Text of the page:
• Hit rate - measures the share of users that get at least one relevant recommendation (it can be a binary True/False if considering one query, or a ratio if considering K queries),
    • MRR - helps understand the average position of the first relevant item across all user lists,
    • ...

⚠️ Recommendation: use Confusion Matrices with categorical variables rather than just scores because scores are way harder to interpret and hence to dig for the problem.

Evaluation datasets

There exist a lot of evaluation datasets (see _Tools) ready to assess Common Sense, Math & Problem Solving, Q&A, Summarization, Code generation ... and they are always a good starting point or a good complement.

But nothing beats a Golden Dataset built with the project's data and specifically tailored for a given use case.

Ideally, this dataset should be created/curated by Humans with enough expertise in the domain covered by the data, but in practice, it's hard to gather such a team at a reasonable price... So, an alternative is to rely on very good LLMs (such as GTP-4 or Claude-3 at the time of writing) to help generate interesting and useful examples.

Synthetic Data Generation for Retrieval Evaluations

  1. Parse / chunk-up text corpus.
  2. Prompt an LLM (GTP-4) to generate questions from each chunk (or for subset of chunks).
  3. If the dataset aims to be a Golden Dataset, carefully review the pairs.
  4. Each pair (question, chunk) can be used for Evaluation or Fine-tuning.


Synthetic Data Generation for End-to-End Evaluations

  1. Parse / chunk-up text corpus.
  2. Prompt an LLM (GTP-4) to generate questions from each chunk (or for subset of chunks).
  3. Run (question, context) pairs through an LLM (GPT-4) to get a ground-truth response.
  4. If the dataset aims to be a Golden Dataset, carefully review the pairs.
  5. Each pair (question, ground-truth-response) can be used for Evaluation or Fine-tuning.


Good practices

  1. Benchmark using a Golden Dataset.
  2. Use cross-validation on the Golden Dataset to avoid overfitting (hold-out, k-fold ...).
  3. Evaluate the LLM based on the appropriate task(s) (not a generic metric unrelated to the use-case).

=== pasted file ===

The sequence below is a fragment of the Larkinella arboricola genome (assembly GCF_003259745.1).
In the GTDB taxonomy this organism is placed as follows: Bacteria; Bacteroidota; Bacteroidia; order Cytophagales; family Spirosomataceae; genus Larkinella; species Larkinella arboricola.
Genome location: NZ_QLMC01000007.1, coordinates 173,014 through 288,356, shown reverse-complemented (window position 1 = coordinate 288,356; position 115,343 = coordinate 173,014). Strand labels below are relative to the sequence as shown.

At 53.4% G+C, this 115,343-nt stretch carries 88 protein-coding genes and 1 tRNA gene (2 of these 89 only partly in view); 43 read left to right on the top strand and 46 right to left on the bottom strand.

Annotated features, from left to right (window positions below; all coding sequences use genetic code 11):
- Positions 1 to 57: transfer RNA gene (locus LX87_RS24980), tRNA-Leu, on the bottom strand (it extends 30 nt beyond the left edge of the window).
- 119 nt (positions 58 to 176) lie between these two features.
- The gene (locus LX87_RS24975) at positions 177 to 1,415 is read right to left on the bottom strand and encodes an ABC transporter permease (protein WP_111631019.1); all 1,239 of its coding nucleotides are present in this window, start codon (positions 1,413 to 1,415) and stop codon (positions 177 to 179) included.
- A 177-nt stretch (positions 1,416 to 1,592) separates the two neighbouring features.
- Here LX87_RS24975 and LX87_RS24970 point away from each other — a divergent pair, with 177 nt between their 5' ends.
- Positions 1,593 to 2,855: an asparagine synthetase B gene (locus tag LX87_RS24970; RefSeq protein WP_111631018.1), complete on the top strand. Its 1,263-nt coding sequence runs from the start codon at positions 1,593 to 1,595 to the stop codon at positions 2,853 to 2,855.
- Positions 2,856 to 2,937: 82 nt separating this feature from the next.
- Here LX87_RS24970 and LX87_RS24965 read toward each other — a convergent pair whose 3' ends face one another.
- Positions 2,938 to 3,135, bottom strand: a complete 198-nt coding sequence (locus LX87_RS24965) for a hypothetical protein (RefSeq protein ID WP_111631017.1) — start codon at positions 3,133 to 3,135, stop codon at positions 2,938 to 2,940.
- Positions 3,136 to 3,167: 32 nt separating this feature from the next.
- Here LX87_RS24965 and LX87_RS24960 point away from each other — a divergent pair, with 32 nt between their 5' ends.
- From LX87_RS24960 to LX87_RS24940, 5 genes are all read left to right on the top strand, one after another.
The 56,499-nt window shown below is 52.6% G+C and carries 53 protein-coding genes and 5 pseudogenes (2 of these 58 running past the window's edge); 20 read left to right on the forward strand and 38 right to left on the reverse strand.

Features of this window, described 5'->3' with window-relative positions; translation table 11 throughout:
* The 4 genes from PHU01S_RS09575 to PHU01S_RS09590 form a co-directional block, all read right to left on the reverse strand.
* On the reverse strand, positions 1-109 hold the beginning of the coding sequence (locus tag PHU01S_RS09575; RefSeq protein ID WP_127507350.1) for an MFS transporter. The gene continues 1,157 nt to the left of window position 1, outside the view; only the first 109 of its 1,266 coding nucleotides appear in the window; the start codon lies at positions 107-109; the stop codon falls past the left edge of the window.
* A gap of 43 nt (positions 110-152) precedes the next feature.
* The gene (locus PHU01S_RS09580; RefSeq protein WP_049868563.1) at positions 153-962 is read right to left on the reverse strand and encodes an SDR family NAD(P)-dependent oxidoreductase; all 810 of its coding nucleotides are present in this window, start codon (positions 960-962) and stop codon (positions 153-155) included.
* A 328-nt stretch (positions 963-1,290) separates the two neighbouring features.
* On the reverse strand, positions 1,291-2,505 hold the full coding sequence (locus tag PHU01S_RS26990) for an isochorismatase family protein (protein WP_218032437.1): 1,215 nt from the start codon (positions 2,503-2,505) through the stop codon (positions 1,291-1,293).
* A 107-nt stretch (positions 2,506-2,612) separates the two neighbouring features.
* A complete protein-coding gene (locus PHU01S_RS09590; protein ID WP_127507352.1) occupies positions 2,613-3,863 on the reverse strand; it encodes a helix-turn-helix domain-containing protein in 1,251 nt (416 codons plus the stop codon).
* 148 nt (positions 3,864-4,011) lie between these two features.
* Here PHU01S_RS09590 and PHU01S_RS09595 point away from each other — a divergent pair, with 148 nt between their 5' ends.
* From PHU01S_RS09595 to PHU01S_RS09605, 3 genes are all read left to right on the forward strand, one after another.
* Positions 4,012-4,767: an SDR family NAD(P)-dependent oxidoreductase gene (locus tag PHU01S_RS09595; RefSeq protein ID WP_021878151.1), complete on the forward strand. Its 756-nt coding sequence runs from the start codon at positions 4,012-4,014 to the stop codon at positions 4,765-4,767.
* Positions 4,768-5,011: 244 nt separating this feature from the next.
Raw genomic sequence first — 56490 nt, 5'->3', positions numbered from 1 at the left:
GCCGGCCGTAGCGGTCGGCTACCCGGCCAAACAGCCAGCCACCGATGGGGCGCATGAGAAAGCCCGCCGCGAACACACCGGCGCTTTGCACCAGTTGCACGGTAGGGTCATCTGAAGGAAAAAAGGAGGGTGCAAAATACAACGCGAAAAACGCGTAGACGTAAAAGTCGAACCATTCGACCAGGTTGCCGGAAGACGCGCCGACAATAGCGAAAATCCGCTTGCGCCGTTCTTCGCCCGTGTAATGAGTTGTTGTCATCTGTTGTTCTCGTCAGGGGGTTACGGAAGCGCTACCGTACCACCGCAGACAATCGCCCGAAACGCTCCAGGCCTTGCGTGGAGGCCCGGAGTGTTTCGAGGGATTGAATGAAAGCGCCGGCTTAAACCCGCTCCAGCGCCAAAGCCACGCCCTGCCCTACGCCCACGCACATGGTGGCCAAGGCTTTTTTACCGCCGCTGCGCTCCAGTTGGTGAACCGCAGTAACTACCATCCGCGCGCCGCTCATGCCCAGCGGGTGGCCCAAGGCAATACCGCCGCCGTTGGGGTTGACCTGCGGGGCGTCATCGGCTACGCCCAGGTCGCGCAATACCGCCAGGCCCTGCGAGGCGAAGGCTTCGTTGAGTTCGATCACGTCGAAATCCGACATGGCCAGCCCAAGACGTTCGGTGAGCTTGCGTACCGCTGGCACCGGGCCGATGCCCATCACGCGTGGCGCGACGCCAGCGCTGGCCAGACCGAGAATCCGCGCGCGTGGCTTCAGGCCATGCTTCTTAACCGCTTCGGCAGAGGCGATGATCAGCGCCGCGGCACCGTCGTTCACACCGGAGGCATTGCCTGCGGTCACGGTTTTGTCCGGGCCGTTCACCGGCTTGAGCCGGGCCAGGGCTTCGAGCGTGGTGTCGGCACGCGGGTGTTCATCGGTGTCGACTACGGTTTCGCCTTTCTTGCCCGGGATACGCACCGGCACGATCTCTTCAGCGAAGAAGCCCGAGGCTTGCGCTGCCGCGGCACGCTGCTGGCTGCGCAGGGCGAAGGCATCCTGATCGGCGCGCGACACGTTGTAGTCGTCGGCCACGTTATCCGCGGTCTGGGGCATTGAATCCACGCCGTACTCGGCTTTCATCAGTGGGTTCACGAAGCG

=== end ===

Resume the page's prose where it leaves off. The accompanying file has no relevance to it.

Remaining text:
4. Carefully define the LLM Evaluation Templates (or use libraries with built-in prompt templates).
  5. Run End-to-end evaluation first, and if there is a problem run other evals.
  6. Queries and document change over time, so the evaluations must reflect these changes to avoid Concept drift or Data drift.
  7. Select the foundation model using relevant metrics for the use case.

    In the above table, we can see that even if GPT-3.5-turbo-instruct is not a good model for Q&A, it might be a good (and cheap) option for Pure completion (such as playing a chess game, generating code, generating poems etc...)

How to fix Hallucinations / Responses quality

  1. Improve retrieval / ranking of relevant documents
  2. Improve chunking strategy & document quality
  3. Improve prompt (prompt engineering)


Notebooks from Arize Phoenix

Lab 1

Evaluating Hallucinations

Lab 2

Evaluating Toxicity

Lab 3

Evaluating Relevance of Retrieved Documents

Lab 4

Evaluating RAG with Phoenix's LLM Evals

Lab 5

Evaluating RAG with Giskard-AI

Lab 6

Evaluating Question-Answering

Lab 7

Evaluating Summarization

Lab 8

Evaluating Code Readability

Lab 9

Evaluating and Improving a LlamaIndex Search and Retrieval Application
Open in ColabOpen in Colab

Metrics Ensembling

⚠️ TODO: write this section

LLM Model Evaluation libraries, metrics & leaderbords




Basic steps to improve the answers

  1. Zero-shot prompts
  2. Few-shot prompts
  3. Retrieval-Augmented few-shot prompts
  4. Fine-tuning
  5. Custom model